Friday, June 5, 2009

More SOOJ

Tonight I've been reading Elizabeth Berg's new book. I've been laughing out loud and my fingers have been twitching to grab a pencil. At one point the narrator said she'd try to write a stream of consciousness list. My fingers began to do more than twitch. They were tingling. Time to write. So, I closed my eyes, opened the book to a page in the middle, pointed, and opened my eyes. The word was "taste". What follows is what I wrote.

Taste...

Taste. Even now I can taste that loaf of bread in Colonial Williamsburg, still warm, passing from the baker's hands to my fathers, from his to mine... the taste of it with that odd soft, pale yellow cheese... how both made a perfect mouthful... the exultant feeling that this was dinner... how odd... how wonderful... how exquisite that we were, all four of us, having an adventure. That all four of us were on this adventure together, instead of having the separate ones we usually had as we went off to school, to work, to... what kind of adventures did Mom have being at home all day? I think I assumed that she just sat around bored, waiting for me to get home from my own adventures, so that she could hear all about them and start living again... of course, that's what she lived for - me... and tangentially my brother and father. Oh, the arrogance of children.

Back to taste... That meal of bread and cheese, one of the most perfect meals in a lifetime of eating. Simple bread and cheese. You know? I can still taste it. Was it so delicious because we touched the hands that prepared it? Or because we ate it standing up, walking around, looking at things from such a long time ago? Or, was it so delicious because it was so out of the ordinary?

Normally we were a family who sat down together at 5:30 for dinner. If the phone rang, Dad would answer it and inform the caller that it was dinner time and that was family time. Back then, family dinner seemed so normal. Now, I realize what a gift it was.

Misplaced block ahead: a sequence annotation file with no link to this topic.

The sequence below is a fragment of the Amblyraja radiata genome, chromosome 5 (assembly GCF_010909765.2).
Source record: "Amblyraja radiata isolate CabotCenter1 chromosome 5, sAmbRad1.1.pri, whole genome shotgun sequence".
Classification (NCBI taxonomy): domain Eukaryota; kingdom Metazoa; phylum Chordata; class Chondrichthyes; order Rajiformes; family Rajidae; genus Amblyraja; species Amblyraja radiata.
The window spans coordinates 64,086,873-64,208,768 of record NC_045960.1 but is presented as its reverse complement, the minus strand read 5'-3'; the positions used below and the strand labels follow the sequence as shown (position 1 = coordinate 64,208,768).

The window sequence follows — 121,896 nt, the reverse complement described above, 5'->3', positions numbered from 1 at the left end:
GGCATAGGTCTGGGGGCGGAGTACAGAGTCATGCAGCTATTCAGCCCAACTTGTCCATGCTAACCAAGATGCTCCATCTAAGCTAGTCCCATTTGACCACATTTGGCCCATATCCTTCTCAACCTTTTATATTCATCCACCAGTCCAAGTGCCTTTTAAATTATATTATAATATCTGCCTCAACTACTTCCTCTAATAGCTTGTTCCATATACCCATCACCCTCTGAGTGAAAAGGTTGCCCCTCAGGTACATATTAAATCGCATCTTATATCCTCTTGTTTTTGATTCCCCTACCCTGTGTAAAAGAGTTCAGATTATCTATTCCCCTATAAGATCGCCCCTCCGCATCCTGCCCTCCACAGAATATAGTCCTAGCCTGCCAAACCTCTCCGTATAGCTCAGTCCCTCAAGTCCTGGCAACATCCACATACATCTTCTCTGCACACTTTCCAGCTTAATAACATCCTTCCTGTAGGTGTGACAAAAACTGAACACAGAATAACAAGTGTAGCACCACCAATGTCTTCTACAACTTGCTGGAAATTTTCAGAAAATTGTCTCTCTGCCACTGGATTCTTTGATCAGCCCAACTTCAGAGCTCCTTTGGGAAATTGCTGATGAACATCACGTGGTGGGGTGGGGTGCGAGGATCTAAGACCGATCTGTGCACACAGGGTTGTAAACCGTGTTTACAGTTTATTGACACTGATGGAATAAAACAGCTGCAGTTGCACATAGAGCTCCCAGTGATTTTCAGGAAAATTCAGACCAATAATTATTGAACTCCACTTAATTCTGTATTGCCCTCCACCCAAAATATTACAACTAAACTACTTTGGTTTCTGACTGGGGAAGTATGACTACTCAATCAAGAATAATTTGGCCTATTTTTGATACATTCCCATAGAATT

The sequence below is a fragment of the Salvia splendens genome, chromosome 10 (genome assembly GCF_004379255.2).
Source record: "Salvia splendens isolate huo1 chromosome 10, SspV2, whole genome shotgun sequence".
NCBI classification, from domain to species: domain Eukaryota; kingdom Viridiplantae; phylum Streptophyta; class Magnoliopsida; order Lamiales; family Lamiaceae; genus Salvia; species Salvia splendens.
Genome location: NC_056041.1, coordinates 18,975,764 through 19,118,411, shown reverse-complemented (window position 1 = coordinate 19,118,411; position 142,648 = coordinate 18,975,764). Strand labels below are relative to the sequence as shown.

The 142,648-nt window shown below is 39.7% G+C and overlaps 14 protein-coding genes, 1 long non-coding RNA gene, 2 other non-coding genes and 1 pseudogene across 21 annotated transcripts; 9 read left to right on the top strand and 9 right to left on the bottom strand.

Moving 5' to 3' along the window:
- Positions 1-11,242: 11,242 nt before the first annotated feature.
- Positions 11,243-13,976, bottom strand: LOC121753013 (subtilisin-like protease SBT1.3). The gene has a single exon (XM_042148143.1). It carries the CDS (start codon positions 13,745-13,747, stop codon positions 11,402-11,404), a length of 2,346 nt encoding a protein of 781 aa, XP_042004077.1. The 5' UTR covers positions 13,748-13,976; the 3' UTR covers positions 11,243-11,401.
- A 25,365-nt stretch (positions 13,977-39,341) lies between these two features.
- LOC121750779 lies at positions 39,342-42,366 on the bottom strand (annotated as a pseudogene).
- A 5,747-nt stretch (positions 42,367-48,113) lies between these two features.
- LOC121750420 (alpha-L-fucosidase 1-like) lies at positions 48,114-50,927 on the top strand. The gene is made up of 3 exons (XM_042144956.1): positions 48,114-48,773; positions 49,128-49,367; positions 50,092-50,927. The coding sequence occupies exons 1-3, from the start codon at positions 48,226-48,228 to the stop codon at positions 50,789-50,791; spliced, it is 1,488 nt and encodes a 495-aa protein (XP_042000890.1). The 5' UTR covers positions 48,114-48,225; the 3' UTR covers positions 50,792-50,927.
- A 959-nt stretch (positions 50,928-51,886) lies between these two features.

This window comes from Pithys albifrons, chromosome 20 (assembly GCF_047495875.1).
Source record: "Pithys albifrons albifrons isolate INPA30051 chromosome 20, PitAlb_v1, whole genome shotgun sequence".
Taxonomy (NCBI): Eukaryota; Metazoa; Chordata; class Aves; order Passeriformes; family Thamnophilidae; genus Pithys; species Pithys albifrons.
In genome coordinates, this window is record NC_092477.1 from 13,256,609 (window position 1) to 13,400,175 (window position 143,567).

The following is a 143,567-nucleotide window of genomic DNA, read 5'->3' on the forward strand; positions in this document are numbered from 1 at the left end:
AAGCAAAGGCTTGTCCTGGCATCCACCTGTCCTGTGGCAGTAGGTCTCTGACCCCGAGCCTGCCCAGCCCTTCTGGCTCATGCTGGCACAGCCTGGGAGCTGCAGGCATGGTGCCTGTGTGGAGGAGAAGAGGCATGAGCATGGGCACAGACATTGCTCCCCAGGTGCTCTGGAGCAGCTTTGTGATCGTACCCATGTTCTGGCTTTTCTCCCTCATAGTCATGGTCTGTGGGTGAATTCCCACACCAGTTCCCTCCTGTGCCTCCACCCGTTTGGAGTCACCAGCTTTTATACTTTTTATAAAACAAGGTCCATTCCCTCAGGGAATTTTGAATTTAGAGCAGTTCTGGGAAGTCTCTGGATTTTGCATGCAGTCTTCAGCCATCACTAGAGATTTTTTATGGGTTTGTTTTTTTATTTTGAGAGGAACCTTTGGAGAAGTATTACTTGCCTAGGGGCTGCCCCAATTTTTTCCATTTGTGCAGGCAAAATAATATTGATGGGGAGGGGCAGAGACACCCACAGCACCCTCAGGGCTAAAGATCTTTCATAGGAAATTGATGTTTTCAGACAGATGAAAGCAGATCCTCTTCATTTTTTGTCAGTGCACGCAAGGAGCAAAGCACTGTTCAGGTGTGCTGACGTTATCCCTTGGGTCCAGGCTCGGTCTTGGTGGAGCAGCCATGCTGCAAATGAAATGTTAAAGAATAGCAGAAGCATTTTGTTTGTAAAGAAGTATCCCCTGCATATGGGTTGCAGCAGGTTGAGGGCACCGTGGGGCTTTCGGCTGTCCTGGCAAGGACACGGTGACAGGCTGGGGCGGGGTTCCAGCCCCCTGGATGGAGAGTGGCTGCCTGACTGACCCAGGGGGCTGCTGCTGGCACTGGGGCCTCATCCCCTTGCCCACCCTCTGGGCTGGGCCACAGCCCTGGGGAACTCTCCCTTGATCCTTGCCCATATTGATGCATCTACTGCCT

I had a family that sat together, ate together, talked together, enjoyed a meal together. Every night. Every single night, with very few exceptions. How marvelous is that? Family dinnertime. Something so commonplace. And, anymore, profound. If Dad had a meeting that evening, he would make the long drive back home in time for dinner, and turn right around and head back to church; to work. Neither Mom or Dad ever said it, but family dinnertime was sacred.

Family meals. That's a bit of the precious ordinary. Isn't it? Mom cooks the meal, one child sets the table, the other cleans up after. Family of four sits down together, holds hands, blesses the food... Eats, talks, shares, is just... together. I guess that's it. That's what makes it so profound. We were together. Not only in the same place physically, but in the same place mentally. No one was rushing to get to a ballgame, or practice, or work. No one had a TV show they didn't want to miss. No one was shut off from the family with music playing only for their ears. We were all together. Together.

Oh, what precious ordinary.



The photograph of Colonial Williamburg was taken by Foto Blitz Color. It is a scene very much like ones that I remember from our walk in Colonial Williamsburg. SOOJ is a term I came up with. It means, straight out of the journal. I keep a paper journal - have for years. SOOJ posts are unedited reprints of a journal entry.

35 comments:

bermudabluez said...

I, too, had that same type of upbringing....family time was sacred...dinner time was sacred. It is not that way anymore. That's probably what's wrong with the world....they need to get TOGETHER more!! Beautiful post, Relyn!

Joanne said...

Those were the days, weren't they? My family does sit together most nights for dinner, but it's not too common, for sure. I guess I don't really understand why so many families don't want this, don't strive for this, don't give up a lesson or sport for this.

Laura said...

Beautiful.

Unworthy said...

Way to make me feel completely non-poetic in every way. There's no way to match that.